It seems that Sony unlocked the 7th core of the PlayStation 4 for game developers. This option has been available since the last SDK update, which took place in early November this year. The information made available in the description of a new patch for the FMOD audio API. Importantly, in a similar way information flowed to unlock the seventh core of Xbox One.
Sony unlocked the 7th CPU Core of PS4 with new Update
Most of you probably know that the PS4 and Xbox One are equipped with AMD’s eight-core APU based on the architecture of the Jaguar. Previously, developers were not able to take advantage of the full power circuits due to Sony and Microsoft. Initially, both Sony equipment as well as Microsoft makes available the six cores, and the other to handle other tasks, including system interface. In January this year, the company from Redmond has decided to provide access to the seventh core and now It seems that Sony went the footsteps of Microsoft.
In describing the latest patches for API FMOD we find an entry which clearly indicates that the creators were given the opportunity to take advantage of the seventh core:
Firelight Technologies FMOD Studio API Detailed Revision History 17/11/15 1.07.03 - Studio API patch release (build 69975) Features:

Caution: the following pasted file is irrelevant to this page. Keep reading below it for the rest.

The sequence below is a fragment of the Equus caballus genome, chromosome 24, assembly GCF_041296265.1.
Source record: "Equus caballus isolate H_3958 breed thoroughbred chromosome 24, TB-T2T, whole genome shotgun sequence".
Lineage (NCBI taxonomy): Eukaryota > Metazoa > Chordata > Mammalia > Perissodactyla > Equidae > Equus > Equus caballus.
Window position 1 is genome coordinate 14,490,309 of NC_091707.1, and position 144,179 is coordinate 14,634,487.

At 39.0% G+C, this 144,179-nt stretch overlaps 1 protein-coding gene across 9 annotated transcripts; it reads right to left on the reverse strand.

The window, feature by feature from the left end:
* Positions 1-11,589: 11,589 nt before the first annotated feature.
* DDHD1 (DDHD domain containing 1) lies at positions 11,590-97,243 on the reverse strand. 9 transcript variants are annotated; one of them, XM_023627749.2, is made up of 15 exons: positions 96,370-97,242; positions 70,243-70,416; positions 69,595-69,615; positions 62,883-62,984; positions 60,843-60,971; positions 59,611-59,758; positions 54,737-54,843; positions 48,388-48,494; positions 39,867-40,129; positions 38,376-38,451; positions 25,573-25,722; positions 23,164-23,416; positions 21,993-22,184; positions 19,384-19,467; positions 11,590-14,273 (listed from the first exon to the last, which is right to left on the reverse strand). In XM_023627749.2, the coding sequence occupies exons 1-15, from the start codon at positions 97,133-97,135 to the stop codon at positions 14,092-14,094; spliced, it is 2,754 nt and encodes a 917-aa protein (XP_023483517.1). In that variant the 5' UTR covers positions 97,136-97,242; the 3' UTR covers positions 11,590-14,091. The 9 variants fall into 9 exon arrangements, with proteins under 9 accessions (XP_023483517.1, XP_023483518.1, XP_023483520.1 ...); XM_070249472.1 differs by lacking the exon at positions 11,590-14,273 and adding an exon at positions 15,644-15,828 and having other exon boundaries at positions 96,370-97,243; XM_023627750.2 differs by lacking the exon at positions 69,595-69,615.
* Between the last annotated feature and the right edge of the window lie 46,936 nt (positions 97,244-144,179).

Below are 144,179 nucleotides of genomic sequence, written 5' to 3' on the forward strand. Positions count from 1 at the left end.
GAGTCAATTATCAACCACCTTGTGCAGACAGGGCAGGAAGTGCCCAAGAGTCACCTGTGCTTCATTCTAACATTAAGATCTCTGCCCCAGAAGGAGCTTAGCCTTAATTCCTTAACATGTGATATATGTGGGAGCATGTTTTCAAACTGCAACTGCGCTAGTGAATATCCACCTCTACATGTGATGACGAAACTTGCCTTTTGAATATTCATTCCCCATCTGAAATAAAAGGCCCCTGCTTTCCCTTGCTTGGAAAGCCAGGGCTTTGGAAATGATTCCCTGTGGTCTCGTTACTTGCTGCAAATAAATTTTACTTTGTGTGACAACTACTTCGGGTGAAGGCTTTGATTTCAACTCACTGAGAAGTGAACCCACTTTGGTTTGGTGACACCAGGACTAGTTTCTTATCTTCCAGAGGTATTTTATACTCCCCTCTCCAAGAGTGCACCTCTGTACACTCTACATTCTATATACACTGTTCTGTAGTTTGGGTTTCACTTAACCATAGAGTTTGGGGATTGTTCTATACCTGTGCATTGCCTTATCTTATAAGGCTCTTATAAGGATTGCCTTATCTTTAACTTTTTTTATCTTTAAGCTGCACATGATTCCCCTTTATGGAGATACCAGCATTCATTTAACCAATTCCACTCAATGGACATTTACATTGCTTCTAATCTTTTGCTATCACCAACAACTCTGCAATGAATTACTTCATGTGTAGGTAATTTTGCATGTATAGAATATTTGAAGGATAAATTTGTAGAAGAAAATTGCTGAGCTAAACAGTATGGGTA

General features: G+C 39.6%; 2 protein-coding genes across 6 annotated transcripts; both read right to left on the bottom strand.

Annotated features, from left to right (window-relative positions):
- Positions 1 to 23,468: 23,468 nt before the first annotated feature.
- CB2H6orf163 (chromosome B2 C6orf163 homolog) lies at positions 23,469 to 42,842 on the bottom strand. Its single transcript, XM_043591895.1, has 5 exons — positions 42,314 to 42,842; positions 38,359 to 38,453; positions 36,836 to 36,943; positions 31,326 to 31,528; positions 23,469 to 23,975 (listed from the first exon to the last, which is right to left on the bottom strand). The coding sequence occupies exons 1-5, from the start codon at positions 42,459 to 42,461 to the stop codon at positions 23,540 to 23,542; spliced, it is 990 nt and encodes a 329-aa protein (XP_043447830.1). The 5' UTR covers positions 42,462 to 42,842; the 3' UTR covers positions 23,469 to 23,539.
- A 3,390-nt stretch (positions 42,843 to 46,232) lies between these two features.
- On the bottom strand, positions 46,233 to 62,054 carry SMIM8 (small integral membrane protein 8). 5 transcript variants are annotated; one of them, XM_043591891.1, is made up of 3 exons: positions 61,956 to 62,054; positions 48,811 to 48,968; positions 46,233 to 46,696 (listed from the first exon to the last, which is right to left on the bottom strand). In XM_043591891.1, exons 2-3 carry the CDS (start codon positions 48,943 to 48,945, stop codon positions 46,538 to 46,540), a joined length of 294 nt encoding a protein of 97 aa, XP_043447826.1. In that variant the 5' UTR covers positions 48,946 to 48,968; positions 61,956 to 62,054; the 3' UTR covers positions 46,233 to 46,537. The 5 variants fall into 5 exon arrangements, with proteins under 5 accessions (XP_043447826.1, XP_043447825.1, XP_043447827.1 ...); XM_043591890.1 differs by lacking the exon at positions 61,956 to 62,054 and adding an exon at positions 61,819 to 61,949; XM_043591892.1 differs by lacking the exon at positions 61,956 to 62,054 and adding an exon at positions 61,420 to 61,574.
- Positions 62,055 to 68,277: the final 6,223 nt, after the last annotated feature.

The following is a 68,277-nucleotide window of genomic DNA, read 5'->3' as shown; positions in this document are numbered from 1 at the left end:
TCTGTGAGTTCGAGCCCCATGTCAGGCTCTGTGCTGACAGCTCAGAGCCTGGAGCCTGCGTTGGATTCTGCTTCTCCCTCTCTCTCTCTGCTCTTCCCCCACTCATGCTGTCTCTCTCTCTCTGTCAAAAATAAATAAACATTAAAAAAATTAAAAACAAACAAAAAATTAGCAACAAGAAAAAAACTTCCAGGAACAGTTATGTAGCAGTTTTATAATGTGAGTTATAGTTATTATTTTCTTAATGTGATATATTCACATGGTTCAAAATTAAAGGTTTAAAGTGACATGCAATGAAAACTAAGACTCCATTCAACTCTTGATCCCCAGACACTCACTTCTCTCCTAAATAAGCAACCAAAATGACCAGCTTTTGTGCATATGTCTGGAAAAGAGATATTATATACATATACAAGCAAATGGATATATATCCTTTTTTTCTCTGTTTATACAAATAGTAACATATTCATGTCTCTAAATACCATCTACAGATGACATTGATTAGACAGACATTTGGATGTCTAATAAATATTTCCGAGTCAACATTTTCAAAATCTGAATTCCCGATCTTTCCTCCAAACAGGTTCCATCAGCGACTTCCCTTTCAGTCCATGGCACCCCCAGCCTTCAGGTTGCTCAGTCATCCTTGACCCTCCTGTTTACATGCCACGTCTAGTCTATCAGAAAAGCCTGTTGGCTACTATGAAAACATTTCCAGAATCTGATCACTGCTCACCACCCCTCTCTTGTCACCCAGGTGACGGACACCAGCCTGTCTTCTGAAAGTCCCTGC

LowLevel API - When using System::recordStart the provided FMOD::Sound can now be any channel count, up/down mixing will be performed as necessary.
LowLevel API - Improved performance of convolution reverb effect when wet is 0 or input goes idle.
LowLevel API - PS4 - Added FMOD_THREAD_CORE6 to allow access to the newly unlocked 7th core.
It is true that information has not been confirmed by the Japanese, but the news leaked out in exactly the same way as in the case of the Xbox One. There is also a description of changes in the FMOD found the entry for the seventh core:
22/01/15 05/01/11 - Studio API patch release
Lowlevel APIs - Xbox One - Added access this 7th CPU core.
It is difficult to say that how developers will take advantage of new resources. It is worth mentioning that in the case of Microsoft’s console access to the seventh core is limited and developers cannot use its full capacity. For this reason, the differences in performance are to be really small. It is not yet known how the matter came up with Sony, but we should not expect significant differences.
Thanks: DieH@rd from Neogaf